Wideband acoustic response of fluid-saturated porous rocks: Theory and preliminary results using waveguided samples

Research output: Contribution to journalArticle

Abstract

The complex dilatational (C 12) and shear (C 44) frequency-dependent elastic constants of nonporous and porous solids are measured in a frequency range 5kHz to 1 MHz. The measurements are performed in a continuous wave acoustic transmission bridge using cylindrical samples. Using samples with free external surfaces produces waveguided modes, enabling experiments to be conducted circumventing problems of diffraction and wavefront spreading, which are difficult to correct over broad frequency ranges. The theory of waveguided elastic wave propagation in isotropic media with complex elastic constants [generalization of the Pochammer-Cree solution, Pochammer, J. Math. (Creile) 81, 324 (1876)] is presented. For solids with frequency-independent complex elastic constants (constant Q), solution of the resulting dispersion relations reveals the appearance of specific dissipation peaks associated with waveguide geometry. The dispersion relations are utilized in the inversion of torsional shear and extensional experimental results from nonporous and porous solids, thus obtaining their complex frequency-dependent effective elastic constants. A great variation in the elastic constants of Plexiglas with frequency is demonstrated. Evidence of the effects of pore scattering and the reduction of matrix moduli due to water adsorption is shown for porous glass. The effects of adsorption on the effective elastic moduli of porous solids are quantified utilizing the concept of surface elastic constants [M. E. Gurtin and I. A. Murdoch, Arch. Rat. Mech. Anal. 57, 291 (1975)]. The resulting equation reveals the importance of the surface to volume ratio in determining the effective elastic constants.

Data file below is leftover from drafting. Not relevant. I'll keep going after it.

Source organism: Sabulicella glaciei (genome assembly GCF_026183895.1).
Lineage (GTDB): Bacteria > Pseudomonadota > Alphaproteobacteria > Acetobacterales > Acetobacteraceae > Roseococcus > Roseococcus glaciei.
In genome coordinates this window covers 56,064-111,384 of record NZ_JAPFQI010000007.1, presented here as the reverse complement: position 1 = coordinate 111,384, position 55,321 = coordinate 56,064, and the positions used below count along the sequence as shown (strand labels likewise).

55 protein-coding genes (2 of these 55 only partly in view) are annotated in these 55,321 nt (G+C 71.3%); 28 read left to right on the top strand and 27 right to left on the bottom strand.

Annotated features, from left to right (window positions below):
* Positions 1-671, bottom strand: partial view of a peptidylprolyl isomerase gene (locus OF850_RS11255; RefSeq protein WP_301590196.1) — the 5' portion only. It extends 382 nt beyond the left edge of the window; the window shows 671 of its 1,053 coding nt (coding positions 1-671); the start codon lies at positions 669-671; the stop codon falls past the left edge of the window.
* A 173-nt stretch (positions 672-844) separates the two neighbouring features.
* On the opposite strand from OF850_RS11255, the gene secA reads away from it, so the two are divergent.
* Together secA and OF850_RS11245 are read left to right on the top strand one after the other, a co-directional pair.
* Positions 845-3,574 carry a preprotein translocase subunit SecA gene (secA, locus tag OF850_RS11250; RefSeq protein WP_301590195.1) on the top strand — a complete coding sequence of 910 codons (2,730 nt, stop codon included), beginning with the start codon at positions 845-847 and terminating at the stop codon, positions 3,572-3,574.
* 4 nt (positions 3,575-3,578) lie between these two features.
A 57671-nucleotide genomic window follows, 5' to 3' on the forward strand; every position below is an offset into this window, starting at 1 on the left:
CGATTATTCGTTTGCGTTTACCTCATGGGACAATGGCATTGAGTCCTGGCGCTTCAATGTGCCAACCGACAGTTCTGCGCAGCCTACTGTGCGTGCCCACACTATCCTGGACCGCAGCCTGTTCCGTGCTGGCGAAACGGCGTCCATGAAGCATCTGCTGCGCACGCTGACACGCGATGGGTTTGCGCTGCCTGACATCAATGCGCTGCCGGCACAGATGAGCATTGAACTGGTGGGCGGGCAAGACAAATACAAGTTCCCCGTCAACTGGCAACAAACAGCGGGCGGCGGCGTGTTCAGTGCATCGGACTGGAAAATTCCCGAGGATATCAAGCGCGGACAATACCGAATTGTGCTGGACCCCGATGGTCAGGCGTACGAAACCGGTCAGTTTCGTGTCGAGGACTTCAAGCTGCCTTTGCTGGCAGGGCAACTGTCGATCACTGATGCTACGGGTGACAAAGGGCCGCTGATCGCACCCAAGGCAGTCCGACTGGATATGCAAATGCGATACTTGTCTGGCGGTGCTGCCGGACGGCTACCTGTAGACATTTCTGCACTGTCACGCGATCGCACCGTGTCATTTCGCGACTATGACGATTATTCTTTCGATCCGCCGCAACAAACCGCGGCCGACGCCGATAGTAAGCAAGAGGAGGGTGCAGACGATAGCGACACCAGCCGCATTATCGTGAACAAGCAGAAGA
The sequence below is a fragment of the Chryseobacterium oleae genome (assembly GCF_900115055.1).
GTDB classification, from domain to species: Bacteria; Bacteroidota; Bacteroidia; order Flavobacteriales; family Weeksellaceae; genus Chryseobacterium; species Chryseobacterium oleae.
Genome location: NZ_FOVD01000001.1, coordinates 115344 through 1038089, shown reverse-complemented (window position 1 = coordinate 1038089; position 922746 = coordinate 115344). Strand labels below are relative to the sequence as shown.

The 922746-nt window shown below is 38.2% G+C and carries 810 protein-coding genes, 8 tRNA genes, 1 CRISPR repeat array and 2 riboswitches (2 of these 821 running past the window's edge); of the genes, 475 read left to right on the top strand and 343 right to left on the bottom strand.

Original languageEnglish (US)
Pages (from-to)2027-2042
Number of pages16
JournalJournal of the Acoustical Society of America
Volume83
Issue number6
DOIs
StatePublished - Jan 1 1988
Externally publishedYes

ASJC Scopus subject areas

  • Arts and Humanities (miscellaneous)
  • Acoustics and Ultrasonics

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